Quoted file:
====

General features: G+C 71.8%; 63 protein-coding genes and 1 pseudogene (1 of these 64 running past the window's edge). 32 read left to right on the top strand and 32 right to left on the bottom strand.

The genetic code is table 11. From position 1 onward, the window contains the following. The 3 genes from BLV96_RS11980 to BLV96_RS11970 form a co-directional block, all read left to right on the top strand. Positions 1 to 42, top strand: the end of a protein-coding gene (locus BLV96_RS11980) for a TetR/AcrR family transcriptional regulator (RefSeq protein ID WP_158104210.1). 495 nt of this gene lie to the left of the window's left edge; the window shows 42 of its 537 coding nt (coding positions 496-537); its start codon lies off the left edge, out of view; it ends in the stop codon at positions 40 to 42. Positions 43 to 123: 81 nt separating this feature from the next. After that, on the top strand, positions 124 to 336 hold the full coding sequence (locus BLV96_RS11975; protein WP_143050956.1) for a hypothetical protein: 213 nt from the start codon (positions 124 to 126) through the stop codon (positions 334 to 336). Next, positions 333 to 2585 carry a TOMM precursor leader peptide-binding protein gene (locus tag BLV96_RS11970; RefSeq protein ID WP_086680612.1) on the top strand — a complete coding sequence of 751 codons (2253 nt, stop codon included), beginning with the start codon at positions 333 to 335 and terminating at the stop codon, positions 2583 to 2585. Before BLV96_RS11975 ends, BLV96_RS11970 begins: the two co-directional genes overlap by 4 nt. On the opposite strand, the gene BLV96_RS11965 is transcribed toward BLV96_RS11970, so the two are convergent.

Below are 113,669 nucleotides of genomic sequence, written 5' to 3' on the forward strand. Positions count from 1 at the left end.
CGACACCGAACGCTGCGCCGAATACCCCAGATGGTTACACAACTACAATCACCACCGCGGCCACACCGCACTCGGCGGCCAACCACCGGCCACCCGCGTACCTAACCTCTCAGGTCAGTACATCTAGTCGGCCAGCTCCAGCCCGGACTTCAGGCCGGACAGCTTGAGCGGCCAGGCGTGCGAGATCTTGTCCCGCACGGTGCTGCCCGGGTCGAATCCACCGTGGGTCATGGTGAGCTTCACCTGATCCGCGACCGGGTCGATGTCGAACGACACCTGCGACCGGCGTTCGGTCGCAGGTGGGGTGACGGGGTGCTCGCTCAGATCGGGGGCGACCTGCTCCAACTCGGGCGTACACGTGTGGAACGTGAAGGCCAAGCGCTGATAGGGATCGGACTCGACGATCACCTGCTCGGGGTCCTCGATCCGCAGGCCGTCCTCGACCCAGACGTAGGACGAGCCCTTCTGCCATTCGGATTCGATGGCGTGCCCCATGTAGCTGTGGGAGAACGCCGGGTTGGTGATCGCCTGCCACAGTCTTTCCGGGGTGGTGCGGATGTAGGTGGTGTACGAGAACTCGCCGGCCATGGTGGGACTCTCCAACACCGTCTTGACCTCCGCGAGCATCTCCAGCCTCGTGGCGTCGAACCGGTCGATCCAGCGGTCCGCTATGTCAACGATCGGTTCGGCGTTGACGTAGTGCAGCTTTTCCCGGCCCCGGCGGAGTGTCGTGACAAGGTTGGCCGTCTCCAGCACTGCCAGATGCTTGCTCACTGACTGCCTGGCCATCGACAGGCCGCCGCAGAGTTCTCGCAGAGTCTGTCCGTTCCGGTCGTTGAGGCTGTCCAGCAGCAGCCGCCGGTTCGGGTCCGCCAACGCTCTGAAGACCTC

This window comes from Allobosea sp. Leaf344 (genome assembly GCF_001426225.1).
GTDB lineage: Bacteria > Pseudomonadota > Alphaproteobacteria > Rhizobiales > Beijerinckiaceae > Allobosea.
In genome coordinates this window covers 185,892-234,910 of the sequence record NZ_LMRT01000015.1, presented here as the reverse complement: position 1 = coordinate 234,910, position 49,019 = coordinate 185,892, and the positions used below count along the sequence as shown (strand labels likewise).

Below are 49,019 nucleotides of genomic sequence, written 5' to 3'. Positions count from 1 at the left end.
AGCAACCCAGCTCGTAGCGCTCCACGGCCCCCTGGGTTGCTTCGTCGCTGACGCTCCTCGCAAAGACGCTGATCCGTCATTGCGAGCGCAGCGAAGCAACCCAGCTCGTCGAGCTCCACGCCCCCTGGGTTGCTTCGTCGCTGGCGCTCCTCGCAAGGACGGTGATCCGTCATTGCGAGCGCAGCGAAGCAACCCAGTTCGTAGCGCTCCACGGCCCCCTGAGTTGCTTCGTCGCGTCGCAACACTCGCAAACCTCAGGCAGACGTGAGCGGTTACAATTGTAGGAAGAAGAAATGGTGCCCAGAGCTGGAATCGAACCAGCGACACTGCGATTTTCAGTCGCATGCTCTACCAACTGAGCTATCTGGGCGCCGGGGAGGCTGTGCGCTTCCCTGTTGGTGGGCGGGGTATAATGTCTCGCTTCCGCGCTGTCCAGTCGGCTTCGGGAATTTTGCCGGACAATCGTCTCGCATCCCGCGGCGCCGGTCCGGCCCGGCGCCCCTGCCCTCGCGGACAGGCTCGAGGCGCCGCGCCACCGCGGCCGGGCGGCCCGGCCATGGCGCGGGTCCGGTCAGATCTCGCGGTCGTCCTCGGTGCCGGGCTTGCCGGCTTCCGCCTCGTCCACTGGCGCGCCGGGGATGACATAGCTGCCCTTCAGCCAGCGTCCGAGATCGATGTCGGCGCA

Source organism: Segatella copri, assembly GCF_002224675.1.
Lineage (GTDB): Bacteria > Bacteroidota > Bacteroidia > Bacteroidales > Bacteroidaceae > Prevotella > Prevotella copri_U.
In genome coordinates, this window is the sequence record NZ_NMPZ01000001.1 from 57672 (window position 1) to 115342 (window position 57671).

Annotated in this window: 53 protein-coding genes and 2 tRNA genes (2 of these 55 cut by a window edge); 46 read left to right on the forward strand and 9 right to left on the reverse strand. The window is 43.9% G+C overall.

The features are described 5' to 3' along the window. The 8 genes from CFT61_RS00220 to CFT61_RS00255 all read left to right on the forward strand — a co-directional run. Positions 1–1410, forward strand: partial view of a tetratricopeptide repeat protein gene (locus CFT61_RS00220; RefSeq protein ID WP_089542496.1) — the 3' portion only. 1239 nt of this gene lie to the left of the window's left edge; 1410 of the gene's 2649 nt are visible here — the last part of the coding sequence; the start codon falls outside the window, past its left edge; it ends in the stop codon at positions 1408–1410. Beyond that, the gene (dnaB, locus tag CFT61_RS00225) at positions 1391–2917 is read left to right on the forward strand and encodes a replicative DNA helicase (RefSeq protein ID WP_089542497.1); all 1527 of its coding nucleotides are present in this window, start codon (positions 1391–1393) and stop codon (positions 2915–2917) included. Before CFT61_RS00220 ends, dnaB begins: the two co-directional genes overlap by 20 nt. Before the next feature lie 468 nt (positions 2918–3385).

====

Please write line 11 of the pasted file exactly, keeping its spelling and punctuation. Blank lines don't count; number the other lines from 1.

Lineage (GTDB): Bacteria > Bacteroidota > Bacteroidia > Bacteroidales > Bacteroidaceae > Prevotella > Prevotella copri_U.